To study the effect of plyometric training on Ca2+ sensitivity and the influence of troponin T (TnT) isoforms on Ca2+-activation properties in skinned human muscle fibers.
Biopsies were obtained from the vastus lateralis of eight men before and after the training period. Chemically skinned fibers were evaluated regarding their Ca2+-activation properties and were classified according to their myosin heavy chain (MHC) contents and analyzed regarding their slow and fast TnT isoforms.
After training, significant improvements (P < 0.05) were found for static jump, countermovement jump, 6 × 5-m shuttle-run test, and leg-press performances. An 8% increase in the proportion of type IIa fibers (P < 0.05) was observed. Single-fiber diameters increased by 11% in type I (P < 0.01), 10% in type IIa (P < 0.001), and 15% in type IIa/IIx fibers (P < 0.001). Peak fiber force increased by 35% in type I (P < 0.001), 25% in type IIa (P < 0.001), and 57% in type IIa/IIx fibers (P < 0.01). The Ca2+-activation threshold was not altered by training, but the Ca2+ concentration required to elicit half-maximal activation showed a decreasing trend, with significant changes in type I fibers (P < 0.001). Cooperativity at low Ca2+ concentrations was increased in type I and type IIa/IIx fibers (P < 0.05). Type I fibers exclusively expressed slow TnT isoforms, and type II fibers were always associated with fast TnT isoforms, independent of training status. Therefore, changes in Ca2+ sensitivity after training could not be explained by differential fast or slow TnT isoform expression.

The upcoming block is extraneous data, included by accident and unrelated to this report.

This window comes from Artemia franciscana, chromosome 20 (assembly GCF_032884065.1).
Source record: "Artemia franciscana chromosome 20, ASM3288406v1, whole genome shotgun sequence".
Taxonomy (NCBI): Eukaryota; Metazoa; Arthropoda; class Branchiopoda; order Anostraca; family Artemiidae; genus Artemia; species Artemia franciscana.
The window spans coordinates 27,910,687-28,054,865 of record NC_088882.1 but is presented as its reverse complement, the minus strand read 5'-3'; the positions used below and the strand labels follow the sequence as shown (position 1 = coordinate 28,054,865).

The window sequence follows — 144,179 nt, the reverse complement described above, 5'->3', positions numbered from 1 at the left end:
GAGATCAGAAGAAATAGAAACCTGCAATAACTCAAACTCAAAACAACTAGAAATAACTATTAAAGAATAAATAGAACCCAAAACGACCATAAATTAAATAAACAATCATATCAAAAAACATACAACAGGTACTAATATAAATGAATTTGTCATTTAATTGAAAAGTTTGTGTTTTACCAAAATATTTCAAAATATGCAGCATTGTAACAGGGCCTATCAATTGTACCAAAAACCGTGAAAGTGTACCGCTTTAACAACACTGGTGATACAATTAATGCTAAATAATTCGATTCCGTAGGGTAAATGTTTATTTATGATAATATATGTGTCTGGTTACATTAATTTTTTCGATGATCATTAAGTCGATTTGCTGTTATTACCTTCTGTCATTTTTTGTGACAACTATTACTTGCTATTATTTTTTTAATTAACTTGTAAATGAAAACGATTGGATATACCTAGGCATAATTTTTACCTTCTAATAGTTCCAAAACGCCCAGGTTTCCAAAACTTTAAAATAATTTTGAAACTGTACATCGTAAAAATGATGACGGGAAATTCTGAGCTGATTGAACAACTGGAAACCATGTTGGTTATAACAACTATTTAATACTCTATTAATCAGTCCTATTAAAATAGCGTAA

Plyometric training increased single-fiber Ca2+ sensitivity, especially in type I fibers. These changes could not be explained by a modified TnT isoform expression pattern.
1Department of Physical Education and Rehabilitation, Faculty of Medicine, Catholic University of Louvain, Louvain-la-Neuve, BELGIUM; 2Laboratory of Biochemistry and Cellular Biology, University of Namur, Namur, BELGIUM; and 3Department of Physiology, Faculty of Medicine, Catholic University of Louvain, Brussels, BELGIUM
Address for correspondence: Daniel Theisen, Ph.D., 1, place P. de Coubertin,B-1348 Louvain-La-Neuve, Belgium; E-mail: firstname.lastname@example.org.
Submitted for publication January 2006.
Accepted for publication May 2006.